Why is Outdoor Learning part of the curriculum?
The National Trust has produced a report on Natural Childhood, it references a book by Richard Louv called ‘Last Child in the Woods' which talks about something called 'Nature Deficit Disorder'. This describes the human costs of alienation from nature, among them: diminished use of the senses, attention difficulties, and higher rates of physical and emotional illnesses.
Statistics confirm the widespread perception that our nation’s children have a largely screen-based lifestyle:
The Good Childhood Inquiry found that our children are suffering an ‘epidemic of mental illness’, with significant increases between 1974 and 1999 in the number of children suffering from conduct, behavioural and emotional problems:
Physical and mental health problems are the most obvious consequences of a lack of engagement with nature, but there are others which are less tangible, though equally important. Principal among these are declining emotional resilience and the declining ability to assess risk, both vital life-skills in the development of which outdoor experience is vital.
The evidence for improvement, which child psychologist Aric Sigman calls the ‘countryside effect’, is considerable. He found that children exposed to nature scored higher on concentration and self-discipline; improved their awareness, reasoning and observational skills; did better in reading, writing, maths, science and social studies; were better at working in teams; and showed improved behaviour overall.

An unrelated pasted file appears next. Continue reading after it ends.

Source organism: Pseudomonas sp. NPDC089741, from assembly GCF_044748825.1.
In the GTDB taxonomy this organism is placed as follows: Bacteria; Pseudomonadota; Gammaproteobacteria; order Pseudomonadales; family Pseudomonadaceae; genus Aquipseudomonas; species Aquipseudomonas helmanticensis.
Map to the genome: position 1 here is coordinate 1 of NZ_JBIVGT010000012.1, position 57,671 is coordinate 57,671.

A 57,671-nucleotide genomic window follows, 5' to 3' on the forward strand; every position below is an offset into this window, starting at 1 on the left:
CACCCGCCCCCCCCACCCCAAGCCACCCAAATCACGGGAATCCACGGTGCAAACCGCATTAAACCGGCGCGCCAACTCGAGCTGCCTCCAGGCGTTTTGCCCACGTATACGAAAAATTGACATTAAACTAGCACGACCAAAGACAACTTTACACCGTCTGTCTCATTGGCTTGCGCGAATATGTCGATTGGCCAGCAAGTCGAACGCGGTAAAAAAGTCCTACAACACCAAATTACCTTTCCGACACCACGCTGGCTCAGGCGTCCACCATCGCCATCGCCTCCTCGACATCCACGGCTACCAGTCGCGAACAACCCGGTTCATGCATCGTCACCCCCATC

Children don’t simply learn more, or learn better, when freed from their desks. They also learn differently, experiencing improvements in four specific ways:
So children who learn outdoors know more, understand more, feel better, behave better, work more cooperatively and are physically healthier.
As Merit is a school for children with medical and mental health conditions, and in light of this research, we felt a strong moral obligation to develop the curriculum to include regular opportunities for outdoor learning.